First oil is just around the corner, and according to one prominent lawyer, Guyana’s legislative framework is still woefully inadequate to regulate a sector that is expected to dwarf the traditional sectors in revenue.
During a Nations School of Business and Management- facilitated seminar on oil and gas on Sunday, Attorney-at-Law Sanjeev Datadin noted that Guyana is behind in its preparations to regulate the oil and gas sector compared to other countries.
This is a criticism the coalition Government has periodically faced.
Since oil was discovered by ExxonMobil in the Stabroek block in 2015, just one piece of legislation specifically for the oil and gas sector has been completed and assented to; and that is the Natural Resources Fund Bill.
“Look at it this way,” Datadin explained. “If we take England, England has had at least 3,000 pages of legislation. That was the basics. Then they had subsidiary legislation. That was probably another 10,000. At present, we have 60 pages.
“Now, I understand the whole argument of quality, quantity and all the rest. But we have a petroleum Act which is from the 1930s. And then we have the (1986) Act. The 1930s one was when the first sort of exploration first took place,” Datadin explained.
According to Datadin, little has been done to regulate the sector until the passage of this Act. He noted the steps other countries have taken to protect their resources and people. For instance, in Trinidad, foreign oil companies are limited in their ownership of land.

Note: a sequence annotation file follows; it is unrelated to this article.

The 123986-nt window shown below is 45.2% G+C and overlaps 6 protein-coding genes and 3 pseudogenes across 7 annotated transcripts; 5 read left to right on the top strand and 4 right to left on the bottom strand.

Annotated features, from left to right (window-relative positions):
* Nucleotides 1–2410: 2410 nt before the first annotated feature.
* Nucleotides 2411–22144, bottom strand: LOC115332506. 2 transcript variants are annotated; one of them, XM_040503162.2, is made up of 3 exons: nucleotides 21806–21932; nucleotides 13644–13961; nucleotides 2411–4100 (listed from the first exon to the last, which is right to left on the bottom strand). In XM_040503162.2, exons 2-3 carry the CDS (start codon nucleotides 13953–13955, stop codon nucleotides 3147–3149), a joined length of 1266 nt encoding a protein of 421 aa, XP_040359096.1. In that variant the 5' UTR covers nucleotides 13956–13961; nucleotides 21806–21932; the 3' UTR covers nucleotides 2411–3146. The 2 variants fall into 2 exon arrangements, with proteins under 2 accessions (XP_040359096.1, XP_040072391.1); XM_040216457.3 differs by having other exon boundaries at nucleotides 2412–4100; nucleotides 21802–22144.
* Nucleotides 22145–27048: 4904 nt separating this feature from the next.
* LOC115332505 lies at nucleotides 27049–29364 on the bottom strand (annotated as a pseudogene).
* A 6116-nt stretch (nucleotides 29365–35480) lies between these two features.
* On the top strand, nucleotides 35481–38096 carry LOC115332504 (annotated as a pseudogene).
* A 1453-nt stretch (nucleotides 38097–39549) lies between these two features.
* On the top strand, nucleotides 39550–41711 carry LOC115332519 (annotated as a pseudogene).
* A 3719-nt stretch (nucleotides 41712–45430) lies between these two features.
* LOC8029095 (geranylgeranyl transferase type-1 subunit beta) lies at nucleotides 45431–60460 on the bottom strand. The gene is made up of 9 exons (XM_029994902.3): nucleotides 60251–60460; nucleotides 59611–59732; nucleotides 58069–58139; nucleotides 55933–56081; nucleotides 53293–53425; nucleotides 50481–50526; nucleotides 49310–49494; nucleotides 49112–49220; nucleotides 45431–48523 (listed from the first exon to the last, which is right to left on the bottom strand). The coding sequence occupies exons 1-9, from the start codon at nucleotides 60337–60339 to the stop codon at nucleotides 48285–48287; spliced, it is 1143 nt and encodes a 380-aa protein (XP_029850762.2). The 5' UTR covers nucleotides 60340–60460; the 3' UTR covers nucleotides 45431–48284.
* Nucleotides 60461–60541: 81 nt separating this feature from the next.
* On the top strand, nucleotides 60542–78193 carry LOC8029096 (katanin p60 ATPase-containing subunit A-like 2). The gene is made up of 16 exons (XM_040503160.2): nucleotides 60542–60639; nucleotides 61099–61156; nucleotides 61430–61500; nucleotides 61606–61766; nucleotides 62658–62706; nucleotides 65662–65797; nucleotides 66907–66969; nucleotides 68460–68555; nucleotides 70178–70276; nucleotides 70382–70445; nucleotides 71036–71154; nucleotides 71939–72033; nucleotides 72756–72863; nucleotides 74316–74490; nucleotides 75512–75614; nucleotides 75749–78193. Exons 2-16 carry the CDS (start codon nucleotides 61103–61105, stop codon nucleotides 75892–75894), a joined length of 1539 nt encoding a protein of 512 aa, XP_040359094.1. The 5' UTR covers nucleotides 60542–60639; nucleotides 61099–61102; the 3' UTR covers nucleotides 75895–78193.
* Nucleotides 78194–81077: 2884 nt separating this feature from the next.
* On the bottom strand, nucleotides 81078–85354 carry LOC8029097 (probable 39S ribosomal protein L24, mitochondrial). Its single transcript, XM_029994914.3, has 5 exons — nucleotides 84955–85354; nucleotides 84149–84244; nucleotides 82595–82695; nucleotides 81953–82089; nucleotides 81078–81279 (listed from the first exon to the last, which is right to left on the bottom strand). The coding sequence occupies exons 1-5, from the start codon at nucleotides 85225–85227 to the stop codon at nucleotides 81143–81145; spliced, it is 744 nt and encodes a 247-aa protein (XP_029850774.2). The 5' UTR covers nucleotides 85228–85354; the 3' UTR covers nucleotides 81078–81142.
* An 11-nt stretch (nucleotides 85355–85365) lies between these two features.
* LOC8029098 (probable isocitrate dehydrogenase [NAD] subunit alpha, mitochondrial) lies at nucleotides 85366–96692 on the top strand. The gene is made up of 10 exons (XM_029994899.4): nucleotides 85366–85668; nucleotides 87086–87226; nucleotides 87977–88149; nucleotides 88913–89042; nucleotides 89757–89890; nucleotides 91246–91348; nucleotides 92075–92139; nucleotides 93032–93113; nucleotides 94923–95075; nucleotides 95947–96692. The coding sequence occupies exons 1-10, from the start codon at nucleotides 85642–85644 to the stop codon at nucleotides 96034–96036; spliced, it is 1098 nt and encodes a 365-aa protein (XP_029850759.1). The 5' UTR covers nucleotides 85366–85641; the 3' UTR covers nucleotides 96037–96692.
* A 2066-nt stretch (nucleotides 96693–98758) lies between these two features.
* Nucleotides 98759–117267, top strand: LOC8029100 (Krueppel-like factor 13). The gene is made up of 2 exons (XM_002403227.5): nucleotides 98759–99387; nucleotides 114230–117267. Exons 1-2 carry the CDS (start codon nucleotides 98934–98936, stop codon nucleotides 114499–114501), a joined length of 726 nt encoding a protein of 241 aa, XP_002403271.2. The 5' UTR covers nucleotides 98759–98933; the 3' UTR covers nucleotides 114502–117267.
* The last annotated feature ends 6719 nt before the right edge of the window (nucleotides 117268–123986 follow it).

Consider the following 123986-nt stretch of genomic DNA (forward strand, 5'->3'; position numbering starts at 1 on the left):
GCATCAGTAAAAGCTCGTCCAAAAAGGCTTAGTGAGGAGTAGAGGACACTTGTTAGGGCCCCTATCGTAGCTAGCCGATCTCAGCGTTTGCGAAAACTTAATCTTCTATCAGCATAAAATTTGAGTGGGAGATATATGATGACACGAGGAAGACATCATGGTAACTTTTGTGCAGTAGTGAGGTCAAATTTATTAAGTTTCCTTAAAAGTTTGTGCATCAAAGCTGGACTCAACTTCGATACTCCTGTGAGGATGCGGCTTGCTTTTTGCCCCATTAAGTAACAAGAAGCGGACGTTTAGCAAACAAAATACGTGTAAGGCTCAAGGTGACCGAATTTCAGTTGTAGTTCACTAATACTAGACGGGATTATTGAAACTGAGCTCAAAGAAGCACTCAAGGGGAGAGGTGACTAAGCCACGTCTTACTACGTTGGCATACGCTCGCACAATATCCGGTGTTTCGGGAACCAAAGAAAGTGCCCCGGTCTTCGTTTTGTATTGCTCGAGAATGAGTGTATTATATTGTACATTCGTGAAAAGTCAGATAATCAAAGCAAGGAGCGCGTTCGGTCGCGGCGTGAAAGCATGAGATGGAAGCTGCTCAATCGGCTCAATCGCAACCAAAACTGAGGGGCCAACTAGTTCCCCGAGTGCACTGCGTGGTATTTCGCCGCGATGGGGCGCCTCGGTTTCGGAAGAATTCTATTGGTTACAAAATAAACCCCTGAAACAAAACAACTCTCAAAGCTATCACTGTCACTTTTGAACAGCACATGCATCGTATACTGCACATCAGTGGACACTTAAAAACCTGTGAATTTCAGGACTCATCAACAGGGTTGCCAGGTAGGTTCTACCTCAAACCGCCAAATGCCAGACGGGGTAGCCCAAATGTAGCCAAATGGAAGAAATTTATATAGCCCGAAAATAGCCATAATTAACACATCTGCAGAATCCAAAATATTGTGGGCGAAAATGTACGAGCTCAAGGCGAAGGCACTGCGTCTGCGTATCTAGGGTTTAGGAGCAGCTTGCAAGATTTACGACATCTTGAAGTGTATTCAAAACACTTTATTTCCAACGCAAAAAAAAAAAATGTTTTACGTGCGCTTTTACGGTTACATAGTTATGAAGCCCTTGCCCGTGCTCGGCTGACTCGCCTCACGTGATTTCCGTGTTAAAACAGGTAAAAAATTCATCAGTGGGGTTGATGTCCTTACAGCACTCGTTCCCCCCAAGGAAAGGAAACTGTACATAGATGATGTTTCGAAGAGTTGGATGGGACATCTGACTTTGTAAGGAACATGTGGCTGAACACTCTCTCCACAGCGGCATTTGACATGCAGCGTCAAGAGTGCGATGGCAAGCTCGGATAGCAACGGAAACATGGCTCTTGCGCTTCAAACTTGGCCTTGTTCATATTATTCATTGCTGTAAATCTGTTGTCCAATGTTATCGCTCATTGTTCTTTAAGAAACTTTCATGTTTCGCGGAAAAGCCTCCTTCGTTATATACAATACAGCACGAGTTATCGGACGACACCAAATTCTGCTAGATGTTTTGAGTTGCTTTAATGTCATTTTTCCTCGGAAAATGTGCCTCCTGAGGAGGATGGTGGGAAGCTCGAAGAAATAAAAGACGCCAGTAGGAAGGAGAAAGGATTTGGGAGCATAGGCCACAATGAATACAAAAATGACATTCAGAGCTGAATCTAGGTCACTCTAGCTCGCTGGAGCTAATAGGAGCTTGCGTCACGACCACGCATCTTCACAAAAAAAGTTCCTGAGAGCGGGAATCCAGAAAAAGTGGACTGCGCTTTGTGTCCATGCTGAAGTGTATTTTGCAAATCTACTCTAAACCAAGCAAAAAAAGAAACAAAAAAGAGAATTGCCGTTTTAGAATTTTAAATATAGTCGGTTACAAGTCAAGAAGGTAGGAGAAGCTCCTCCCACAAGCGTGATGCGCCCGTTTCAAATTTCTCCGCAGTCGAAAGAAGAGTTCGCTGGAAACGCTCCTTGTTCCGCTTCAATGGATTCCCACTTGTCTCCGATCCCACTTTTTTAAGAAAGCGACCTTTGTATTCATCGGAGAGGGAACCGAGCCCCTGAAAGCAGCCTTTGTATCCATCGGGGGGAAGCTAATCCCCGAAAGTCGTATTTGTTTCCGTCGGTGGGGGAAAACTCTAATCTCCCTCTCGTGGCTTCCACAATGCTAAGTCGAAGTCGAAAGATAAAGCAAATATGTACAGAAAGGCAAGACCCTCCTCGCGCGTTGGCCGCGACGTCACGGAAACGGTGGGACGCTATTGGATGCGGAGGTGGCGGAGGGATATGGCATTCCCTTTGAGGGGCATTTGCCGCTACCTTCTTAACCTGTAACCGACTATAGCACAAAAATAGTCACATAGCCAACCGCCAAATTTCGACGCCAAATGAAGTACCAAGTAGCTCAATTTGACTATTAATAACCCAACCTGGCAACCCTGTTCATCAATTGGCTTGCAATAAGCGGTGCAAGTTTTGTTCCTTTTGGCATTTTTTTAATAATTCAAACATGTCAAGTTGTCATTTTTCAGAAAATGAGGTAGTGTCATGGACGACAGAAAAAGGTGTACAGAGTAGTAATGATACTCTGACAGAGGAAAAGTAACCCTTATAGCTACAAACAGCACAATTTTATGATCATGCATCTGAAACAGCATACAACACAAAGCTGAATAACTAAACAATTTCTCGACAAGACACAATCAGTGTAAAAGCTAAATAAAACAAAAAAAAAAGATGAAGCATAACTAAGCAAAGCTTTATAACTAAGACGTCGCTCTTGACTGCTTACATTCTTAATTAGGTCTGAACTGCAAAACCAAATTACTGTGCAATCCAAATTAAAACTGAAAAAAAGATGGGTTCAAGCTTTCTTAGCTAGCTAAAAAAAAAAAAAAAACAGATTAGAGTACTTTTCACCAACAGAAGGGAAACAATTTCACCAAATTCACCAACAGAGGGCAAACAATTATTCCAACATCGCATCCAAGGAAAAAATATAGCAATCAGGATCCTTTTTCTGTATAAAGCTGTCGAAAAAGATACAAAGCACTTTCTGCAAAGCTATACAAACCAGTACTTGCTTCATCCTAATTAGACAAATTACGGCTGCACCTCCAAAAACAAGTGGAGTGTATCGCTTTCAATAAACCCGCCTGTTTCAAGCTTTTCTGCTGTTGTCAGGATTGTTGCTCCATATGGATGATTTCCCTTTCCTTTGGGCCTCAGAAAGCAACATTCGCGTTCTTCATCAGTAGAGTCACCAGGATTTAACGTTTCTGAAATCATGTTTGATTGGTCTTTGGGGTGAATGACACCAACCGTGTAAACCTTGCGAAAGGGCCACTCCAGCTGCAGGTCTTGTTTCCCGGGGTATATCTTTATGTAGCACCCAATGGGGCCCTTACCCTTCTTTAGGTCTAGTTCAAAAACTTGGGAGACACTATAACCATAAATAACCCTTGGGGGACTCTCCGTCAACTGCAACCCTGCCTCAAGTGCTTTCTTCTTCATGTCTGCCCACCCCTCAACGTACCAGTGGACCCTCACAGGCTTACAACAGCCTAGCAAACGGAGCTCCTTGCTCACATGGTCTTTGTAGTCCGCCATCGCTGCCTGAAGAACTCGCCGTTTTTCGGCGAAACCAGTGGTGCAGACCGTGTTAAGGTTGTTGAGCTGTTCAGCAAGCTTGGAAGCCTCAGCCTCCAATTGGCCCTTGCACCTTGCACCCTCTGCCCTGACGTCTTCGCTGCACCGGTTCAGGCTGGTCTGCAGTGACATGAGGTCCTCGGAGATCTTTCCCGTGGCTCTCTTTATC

“Nothing else has happened, until (1986) when we passed the Petroleum Act. Now, that Act really only provides for licensing, how you issue licences; it has nothing to do with the myriad of issues you have to deal with,” he explained.
“We have a ‘production agreement’. Now, these things have to be regulated. Countries have put in their legislation what can and cannot be in the contract. They have put in the legislation everything you must have and cannot have, and they have made it law,” he explained.
The attorney explained that this protects countries and individual Ministers from being corrupted, as there are legislative limits to what concessions they can agree to give to an oil company.
“If an oil company comes and has a one-on-one meeting with the Department of Energy or a Minister in charge, they can’t influence them to give them a better deal. Which means the opportunity for corruption is drastically reduced. I believe that’s the only way to protect fragile territories like ours,” he said.
“If we can’t agree to royalties (of) less than seven per cent, then two per cent would have never happened,” Datadin said as an example. “We like to say that every time there’s a bad deal there’s usually a (saying) that someone was paid. That may or may not be true, but these companies have budgets larger than our country, and you have to understand what economic pressure is.”